Multidimensional Black Characters in The Adventures of Huckleberry Finn by Mark Twain
A subject of controversy today, as it has been since its publication, Huckleberry Finn is by any measure, despite obvious flaws, one of the great works of American Literature. Much confusion surrounds the interpretation of Twain's story, mostly because of the presence of Jim, who was one of the first multi-dimensional black characters in all of fiction. There has been a resulting tendency to grant him primacy of place in analysis of the novel and to read it as a statement, pro or con, about Slavery. This is really not the appropriate way to understand the story. Jim is obviously vital, but his story is secondary, or at least only complimentary, to that of Huck himself. For our purposes, we'll try looking at the novel as if Huck was the central character, which of course he is, a fact which would apparently surprise most modern critics.
Approached in this way, we can see that, far from being an aberrational instant of a major popular author tackling the race question, The Adventures of Huckleberry Finn instead falls directly into the mainstream of American Literature, with clear antecedents in The Last of the Mohicans and Moby Dick and obvious successors in everything from the Western to the hard-boiled detective story and most directly in works like One Flew Over the Cuckoo's Nest and Cool Hand Luke. If we look at just the novels named above, we find that they all share the same central theme--dissatisfaction with the secure but restrictive clutches of "civilization" and the desire for freedom. Each of them is about men who have escaped or are trying to escape from some form of civil society, from some system that denies them liberty.
This is particularly important in the case of Huck Finn because, while academics view it strictly through the lens of Jim's escape from Slavery, the core of the novel is Huck's dash for freedom. Indeed, while Twain is often criticized for the elaborate scheme that Tom and Huck develop to free Jim at the end of the novel--criticized because it turns his state of slavery into a joke and a source of amusement for the boys--the critics miss the point that it is Huck who ultimately ends up reenslaved. This is why the story concludes with his famous vow:
I reckon I got to light out for the Territory ahead of the rest, because Aunt Sally she's going to adopt me and sivilize me and I can't stand it. I been there before.
I think you've got to grant Twain the benefit of the doubt here and assume that he was not merely setting up a sequel. Presumably we can take this statement seriously and it would appear to reveal the entire point of the book--Huckleberry Finn views the formal structures of civilization as intolerable. It is in this sense that the book fits into the continuum of our Literature and of our politics and gives it a valid claim to being one of the great American novels.
Before we go, a couple of other similarities in these books deserve mention. One conspicuous shared aspect of these novels is that they are all specifically about men. Women appear only as oppressors or figures of idolatry. I believe this is a function of the concrete difference in the political philosophies of the two genders--men tend to favor freedom and the risk it entails, while women most often opt for security even at the cost of surrendering liberty. Even if you disagree with this theory, which would put you in good company, it is certainly true that the central story line of all of these books involves the heroes moving away from more secure settings into riskier but freer environments.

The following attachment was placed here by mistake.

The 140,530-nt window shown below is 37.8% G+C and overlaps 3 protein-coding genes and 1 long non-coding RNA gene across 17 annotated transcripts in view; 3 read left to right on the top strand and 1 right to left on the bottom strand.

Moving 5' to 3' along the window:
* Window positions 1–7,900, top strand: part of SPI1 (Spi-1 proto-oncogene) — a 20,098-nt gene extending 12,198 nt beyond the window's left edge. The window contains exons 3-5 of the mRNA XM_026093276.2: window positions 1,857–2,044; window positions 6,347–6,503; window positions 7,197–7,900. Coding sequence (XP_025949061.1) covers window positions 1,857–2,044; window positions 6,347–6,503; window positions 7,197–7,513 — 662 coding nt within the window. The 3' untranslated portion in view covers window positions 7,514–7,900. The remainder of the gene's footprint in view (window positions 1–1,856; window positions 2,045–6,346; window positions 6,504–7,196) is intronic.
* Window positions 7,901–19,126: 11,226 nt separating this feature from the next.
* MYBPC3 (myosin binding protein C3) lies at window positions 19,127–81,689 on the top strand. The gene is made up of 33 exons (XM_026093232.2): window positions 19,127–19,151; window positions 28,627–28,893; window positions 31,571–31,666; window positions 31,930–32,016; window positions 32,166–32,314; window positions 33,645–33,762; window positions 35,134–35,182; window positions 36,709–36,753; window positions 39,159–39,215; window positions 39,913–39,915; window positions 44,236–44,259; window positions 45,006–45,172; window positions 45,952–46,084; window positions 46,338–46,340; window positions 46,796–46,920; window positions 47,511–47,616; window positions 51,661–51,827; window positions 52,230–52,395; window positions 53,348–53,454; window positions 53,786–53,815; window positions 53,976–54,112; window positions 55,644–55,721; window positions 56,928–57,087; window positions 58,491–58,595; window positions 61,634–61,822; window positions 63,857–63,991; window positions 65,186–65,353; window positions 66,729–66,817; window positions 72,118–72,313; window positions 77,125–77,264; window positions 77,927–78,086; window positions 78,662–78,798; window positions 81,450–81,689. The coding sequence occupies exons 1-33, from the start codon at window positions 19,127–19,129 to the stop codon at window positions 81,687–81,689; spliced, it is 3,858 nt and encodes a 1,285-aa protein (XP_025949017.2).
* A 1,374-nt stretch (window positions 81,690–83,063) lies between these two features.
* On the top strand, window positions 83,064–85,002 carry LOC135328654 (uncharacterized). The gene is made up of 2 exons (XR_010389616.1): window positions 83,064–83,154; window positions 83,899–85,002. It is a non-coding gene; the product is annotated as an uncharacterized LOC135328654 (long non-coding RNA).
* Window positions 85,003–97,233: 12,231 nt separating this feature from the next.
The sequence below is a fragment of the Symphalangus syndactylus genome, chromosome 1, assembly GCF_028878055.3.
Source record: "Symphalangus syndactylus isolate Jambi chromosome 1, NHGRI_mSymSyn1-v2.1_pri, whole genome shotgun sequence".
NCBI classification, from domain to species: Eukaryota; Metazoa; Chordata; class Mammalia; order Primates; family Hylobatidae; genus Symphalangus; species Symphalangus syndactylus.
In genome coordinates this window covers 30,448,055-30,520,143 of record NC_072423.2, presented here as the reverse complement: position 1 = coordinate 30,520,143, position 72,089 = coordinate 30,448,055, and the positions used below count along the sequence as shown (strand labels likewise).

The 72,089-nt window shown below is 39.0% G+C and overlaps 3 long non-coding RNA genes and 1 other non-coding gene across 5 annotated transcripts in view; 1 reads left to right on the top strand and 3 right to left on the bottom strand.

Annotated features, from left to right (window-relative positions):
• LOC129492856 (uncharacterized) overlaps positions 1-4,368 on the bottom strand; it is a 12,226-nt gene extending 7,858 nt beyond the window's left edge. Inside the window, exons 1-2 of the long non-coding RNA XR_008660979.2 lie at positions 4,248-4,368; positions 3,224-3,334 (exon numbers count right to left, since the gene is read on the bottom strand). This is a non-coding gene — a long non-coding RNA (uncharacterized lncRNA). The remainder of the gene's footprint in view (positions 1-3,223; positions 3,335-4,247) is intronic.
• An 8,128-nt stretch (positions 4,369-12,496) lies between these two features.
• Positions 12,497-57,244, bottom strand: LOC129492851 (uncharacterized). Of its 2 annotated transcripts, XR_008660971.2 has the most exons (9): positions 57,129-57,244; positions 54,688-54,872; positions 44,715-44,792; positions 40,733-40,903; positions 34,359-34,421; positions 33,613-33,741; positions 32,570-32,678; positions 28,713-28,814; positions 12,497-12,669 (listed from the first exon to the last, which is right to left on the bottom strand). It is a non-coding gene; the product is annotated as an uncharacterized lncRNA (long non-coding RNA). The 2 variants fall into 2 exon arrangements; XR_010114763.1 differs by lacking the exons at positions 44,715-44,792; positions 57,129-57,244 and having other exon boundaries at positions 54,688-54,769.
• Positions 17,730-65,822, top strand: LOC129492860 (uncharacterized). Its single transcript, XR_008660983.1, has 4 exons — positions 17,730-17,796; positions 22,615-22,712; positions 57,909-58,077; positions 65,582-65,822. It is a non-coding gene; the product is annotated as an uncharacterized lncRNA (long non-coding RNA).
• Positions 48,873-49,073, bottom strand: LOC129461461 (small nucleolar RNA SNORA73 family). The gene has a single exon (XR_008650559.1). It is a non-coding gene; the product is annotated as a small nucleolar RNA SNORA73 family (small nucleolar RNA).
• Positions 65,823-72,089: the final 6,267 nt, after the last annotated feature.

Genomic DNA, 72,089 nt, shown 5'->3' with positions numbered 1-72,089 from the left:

The other noticeable similarity of the stories is the frequent presence of the "noble savage" character. Whether it be Chingachgook or Queequeg or Jim or The Chief, they represent man in the state of nature, unsullied by the dandifying influences of civilization. They are nearly aspirational figures, archetypes brought along in order to show the hero what he could be like if he succeeds in freeing himself. This is a curious residue of the idyllic beliefs of men like Jean-Jacque Rousseau and Thomas Jefferson. I won't take the time here to discuss this fully; I merely note that the theme recurs and point out that the idea that primitive man was somehow more free than modern man is asinine. Hobbes had it right when he referred to life in the state of nature as "nasty, brutish and short."
From the foregoing analysis, it may seem to some folks that I am trying to diminish Jim's stature or deny Twain's originality; this is not the case. Instead, I am suggesting that in mankind's long and schizoid struggle between Freedom and Security, America is the place, more than any other, which has sought to vindicate the cause of Freedom. It is natural, therefore, that our very best literature draws upon these ideas. Huckleberry Finn has many flaws--it is overlong; it has really jarring changes in tone; at times it is merely cruel when trying to be funny; and for the modern reader, the portrayal of Jim is quite disconcerting, so condescending as to make us uncomfortable--but it is above all else a quintessentially American novel and Huck is an archetypal American figure. As a nation, we represent the ideal of "lighting out for the Territory", of providing captive peoples with freedom and opportunity. It is in this context that, regardless of its shortcomings, Huckleberry Finn must be reckoned a central text in the American Canon.